Monday, December 9, 2019

The Loudest Speakeasy in Oshkosh

Put yourself in Fred Rahr’s shoes. It’s 1920 and for the past 20 years you’ve been running a popular saloon on Main Street in Oshkosh. Before you got into that, you worked in the family brewery. But now Prohibition is here. Suddenly, what you and your kin have always done has been made illegal. What would you do?

If you’re Fred Rahr, the answer is obvious. He flouted Prohibition at every turn. No other saloon keeper in Oshkosh breached the dry law as often or with as much tenacity as Fred Rahr did.

Fred Rahr's Tavern with an Elk's Head Beer sign in the 1940s.

Before the Storm
The Rahr family had been in the beer business for as far back as any of them could remember. For generations, the Rahr's had operated a brewery in Wesel, an ancient brewing city on the river Rhine in the north of Germany.

Fred Rahr's father, August, settled in Oshkosh in 1865. August and his brother Charles bought land on the shore of Lake Winnebago and built a brewery. Fred Rahr was born in Oshkosh in 1872. He grew up on Rahr Alley (now Rahr Ave.) working in that brewery.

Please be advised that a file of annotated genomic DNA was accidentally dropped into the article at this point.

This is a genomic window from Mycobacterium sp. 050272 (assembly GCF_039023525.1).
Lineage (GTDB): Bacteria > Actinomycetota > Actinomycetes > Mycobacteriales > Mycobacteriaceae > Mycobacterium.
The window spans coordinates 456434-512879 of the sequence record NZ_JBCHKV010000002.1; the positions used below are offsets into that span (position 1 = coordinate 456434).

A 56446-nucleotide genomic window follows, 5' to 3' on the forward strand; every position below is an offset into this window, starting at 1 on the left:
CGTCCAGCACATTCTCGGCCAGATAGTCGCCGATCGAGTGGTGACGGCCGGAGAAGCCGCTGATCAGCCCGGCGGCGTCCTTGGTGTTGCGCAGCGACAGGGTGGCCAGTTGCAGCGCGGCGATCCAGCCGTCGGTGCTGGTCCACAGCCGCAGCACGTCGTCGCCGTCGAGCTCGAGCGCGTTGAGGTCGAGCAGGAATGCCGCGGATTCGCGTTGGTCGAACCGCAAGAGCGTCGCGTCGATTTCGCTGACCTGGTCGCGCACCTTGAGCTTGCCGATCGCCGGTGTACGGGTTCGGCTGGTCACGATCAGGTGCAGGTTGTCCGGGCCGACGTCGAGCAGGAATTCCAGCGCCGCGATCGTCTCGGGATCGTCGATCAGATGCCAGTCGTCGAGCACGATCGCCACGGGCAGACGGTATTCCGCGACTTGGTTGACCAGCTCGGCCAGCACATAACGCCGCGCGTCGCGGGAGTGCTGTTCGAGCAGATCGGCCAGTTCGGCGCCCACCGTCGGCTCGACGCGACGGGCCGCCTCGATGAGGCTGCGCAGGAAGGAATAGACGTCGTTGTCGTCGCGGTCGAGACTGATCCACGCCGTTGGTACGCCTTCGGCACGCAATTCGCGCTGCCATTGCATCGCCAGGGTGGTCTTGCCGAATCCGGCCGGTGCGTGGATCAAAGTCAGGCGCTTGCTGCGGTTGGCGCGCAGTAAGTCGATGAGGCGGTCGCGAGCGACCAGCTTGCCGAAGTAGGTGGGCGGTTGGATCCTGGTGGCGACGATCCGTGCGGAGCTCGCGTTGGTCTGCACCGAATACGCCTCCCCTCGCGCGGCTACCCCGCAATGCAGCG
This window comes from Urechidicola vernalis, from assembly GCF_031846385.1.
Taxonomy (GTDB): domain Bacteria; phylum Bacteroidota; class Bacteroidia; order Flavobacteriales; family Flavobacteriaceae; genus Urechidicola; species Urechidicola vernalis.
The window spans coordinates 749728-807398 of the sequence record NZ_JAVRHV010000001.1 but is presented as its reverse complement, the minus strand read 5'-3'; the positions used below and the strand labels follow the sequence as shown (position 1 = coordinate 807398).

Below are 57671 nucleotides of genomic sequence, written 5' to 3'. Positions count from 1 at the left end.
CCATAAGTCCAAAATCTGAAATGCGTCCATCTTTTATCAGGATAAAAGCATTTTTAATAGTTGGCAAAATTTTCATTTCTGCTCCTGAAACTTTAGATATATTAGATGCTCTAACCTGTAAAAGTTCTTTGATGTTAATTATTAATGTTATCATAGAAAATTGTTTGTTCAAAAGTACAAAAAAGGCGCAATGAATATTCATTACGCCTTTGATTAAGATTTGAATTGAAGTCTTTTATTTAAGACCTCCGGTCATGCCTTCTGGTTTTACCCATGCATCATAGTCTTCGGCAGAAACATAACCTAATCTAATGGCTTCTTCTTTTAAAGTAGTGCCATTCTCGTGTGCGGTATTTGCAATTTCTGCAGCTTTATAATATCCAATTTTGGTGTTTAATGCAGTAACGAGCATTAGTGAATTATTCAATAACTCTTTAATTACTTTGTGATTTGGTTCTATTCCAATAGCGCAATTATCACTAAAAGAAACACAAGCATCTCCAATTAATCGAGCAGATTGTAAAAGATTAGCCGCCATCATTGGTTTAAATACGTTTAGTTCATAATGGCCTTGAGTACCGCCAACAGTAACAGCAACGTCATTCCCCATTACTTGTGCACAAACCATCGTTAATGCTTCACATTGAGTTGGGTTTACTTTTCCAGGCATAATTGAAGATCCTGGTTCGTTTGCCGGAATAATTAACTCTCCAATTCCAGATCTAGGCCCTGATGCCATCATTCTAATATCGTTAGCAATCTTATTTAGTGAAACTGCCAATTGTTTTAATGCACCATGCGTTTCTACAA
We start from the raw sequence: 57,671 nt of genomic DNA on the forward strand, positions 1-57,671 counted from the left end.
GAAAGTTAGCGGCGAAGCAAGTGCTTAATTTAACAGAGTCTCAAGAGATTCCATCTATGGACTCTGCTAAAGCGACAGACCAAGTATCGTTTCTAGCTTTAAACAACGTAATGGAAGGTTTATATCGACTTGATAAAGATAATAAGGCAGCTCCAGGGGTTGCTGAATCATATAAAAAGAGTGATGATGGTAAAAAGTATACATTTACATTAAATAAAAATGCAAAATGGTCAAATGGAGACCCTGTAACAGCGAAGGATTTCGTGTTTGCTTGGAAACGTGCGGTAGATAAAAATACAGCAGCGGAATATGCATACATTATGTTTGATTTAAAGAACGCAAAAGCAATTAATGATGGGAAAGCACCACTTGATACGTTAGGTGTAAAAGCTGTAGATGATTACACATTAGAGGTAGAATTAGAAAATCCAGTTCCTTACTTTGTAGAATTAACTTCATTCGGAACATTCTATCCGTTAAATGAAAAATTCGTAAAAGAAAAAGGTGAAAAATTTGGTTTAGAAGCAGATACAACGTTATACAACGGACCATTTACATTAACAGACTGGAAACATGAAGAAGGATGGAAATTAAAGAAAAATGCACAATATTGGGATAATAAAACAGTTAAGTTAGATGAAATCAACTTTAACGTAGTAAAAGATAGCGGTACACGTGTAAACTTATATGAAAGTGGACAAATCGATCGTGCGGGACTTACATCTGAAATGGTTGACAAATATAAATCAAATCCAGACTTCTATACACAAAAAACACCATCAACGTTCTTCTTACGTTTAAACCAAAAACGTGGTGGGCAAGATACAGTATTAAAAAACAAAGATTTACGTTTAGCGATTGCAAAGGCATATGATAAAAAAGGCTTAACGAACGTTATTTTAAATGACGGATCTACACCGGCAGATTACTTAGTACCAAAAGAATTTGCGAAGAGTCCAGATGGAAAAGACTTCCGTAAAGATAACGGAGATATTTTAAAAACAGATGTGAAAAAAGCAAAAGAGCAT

In 1884, August and Charles Rahr divided the family business. August took over the beer bottling side of the operation. Charles maintained the brewery proper. Fred Rahr completed the ninth grade then quit school and went back with his uncle Charles at the brewery. He lived in Charles Rahr's home while working as a brewer in what was then being called The City Brewery.

The Rahr Brewing Company as it looked when Fred Rahr worked there.
The inset photo shows Charles Rahr's home where Fred Rahr lived while working at the brewery.

In 1899, Fred Rahr left his job at the brewery to go into business with "Little Joe" Thalhofer, a longtime Oshkosh barman. Thalhofer was running a saloon on the east side of Main between the river and Ceape. He'd been in there since 1893. It was a three-story, brick building that had gone up in the late 1860s. It was just up from the Revere House hotel.

Looking north from the Main Street Bridge in 1875.
The arrow is over what would become the Thalhofer and Rahr Saloon at what was then 20 Main.
In the foreground at the right is the Revere House.